The leading library of Argentina is the National Library (1810) in Buenos Aires, which has about 1.9 million volumes. The Argentine economy is based primarily on the production of agricultural products and the raising of livestock, but manufacturing and mining industries have shown marked growth in recent decades. Argentina is one of the world’s leading cattle and grain regions. Argentina raises enough crops for domestic needs and export stuff to foreign markets.
Livestock raising and slaughtering are major enterprises in Argentina, as are the refrigeration and processing of meat and animal products; total annual meat production is nearly 3.5 million metric tons, three-quarters of it from cattle. Wheat is the most important crop. Argentina is one of the biggest producers of wheat in the world. In 1998, the wheat crop totaled 11.
7 million metric tons. Other major cash crops were maize (19.6 million metric tons), soybeans, and sorghum. Other major field crops include oats, barley, flaxseed, sunflower seeds, sugarcane, cotton, potatoes, rice, mat, peanuts, and tobacco, as well as a considerable crop of grapes, oranges, lemons, and grapefruit.Before, Argentina’s money system was based on the peso oro (Spanish “gold peso”), except no gold coins actually were used.
The nuevo peso argentino (equal to 10,000 australs) was introduced in January 1992, at an exchange rate of 1 peso equaling U.S.$1. In 1997 1 Argentinian peso was still trading for U.S.$1. The Central Bank works as the national bank and is the only one that has the right to issue money.
The entire Argentine railroad system was owned and operated by the government from 1948 until 1992, when portions of the rail system were privatized. By 1994, most of the state-owned rail network had been privatized. Aerolneas Argentinas was the national airline until it was privatized in 1990.
A railroad tunnel through the Andes has provided facilities for motor vehicles since it was built in 1940. In 1996 there were 127 cars for every 1,000 people in Argentina. According to the constitution of 1853, Argentina is a federal republic with a president, who is helped by a council of ministers. Legislative powers are vested in a national congress consisting of a Senate and a Chamber of Deputies.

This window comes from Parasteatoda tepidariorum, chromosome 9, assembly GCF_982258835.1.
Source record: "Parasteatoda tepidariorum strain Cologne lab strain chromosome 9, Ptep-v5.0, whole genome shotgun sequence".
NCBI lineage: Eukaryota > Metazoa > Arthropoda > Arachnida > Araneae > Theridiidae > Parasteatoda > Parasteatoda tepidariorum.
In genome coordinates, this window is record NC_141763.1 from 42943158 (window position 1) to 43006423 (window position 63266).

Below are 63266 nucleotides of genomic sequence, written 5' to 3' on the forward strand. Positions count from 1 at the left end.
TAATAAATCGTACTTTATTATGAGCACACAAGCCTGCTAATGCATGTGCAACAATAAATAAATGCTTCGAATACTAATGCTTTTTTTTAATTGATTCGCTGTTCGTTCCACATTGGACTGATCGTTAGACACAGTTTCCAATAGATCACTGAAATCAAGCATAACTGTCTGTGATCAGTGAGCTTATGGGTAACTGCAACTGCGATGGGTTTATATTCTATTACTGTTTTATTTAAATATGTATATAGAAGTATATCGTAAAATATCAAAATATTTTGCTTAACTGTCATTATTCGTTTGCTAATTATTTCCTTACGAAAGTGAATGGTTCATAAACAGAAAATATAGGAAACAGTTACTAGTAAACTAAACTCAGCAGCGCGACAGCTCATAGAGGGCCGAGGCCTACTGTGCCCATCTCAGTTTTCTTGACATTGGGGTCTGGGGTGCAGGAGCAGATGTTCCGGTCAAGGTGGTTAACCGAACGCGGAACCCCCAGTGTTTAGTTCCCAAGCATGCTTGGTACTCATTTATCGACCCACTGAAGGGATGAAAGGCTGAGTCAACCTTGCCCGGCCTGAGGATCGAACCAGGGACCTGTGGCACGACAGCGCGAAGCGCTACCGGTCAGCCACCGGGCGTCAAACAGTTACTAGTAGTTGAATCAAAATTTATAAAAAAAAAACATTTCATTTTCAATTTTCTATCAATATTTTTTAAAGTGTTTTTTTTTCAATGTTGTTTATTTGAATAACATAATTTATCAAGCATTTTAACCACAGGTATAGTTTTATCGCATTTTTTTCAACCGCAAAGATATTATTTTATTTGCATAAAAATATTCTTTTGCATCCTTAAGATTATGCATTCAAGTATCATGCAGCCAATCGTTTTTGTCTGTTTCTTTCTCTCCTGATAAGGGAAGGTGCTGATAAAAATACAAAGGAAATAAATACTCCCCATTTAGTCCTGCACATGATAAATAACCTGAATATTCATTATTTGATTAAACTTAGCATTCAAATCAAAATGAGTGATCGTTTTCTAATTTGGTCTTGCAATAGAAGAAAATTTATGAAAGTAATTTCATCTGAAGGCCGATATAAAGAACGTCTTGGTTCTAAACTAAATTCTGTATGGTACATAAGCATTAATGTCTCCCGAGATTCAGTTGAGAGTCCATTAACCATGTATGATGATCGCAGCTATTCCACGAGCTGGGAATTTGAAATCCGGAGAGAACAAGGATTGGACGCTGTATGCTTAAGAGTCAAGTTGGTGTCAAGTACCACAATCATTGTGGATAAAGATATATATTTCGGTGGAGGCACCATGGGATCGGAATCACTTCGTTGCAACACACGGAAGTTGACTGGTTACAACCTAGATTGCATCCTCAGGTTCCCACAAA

A new constitution was passed in 1949, only to be rescinded in 1956. All constitutional provisions were suspended in 1966 following a military takeover. After another military coup in 1976, the constitution of 1853 was again suspended, but it was reinstated when Argentina returned to civilian rule in 1983. The constitution of 1853, in the preamble and in much of the text, reflects the ideas and aims of the Constitution of the United States. Several parts of Argentina’s constitution were revised in 1994.
The government like the U.S. All citizens 18 years old are allowed to vote. In February 1516, the Spanish navigator Juan Daz de Sols, then engaged in search of a southwest passage to the East Indies. Sebastian Cabot, an Italian navigator in the service of Spain, visited the estuary in 1526. In search of food and supplies, Cabot and his men ascended the river later called the Paran to a point near the site of modern Rosario.
They constructed a fort and then pushed up the river as far as the region now occupied by Paraguay. Colonization of the region was begun in 1535 by the Spanish soldier Pedro de Mendoza. In June 1806, Buenos Aires was attacked by a British fleet under the command of Admiral Home Riggs Popham. The viceroy offered no defense against the attack, which was made without permission by the British government. The British invaders occupied the city but were kicked out by a citizen army the next August. Revolutionary sentiment in La Plata reached its peak in the period following the deposing of King Ferdinand VII in 1808.
The people of Buenos Aires refused to recognize Joseph Bonaparte, Napoleon’s brother, who was then installed on the Spanish throne. On May 25, 1810, they overthrew the viceregal government and installed a provisional governing council in the name of Ferdinand VII. Representatives of the various provinces convened at Tucumn in March 1816.
On the following July 9 the delegates proclaimed independence from Spanish rule and declared the formation of the United Provinces of South America. In March 1949, Pern promulgated a new constitution permitting the president of the republic to succeed himself in office.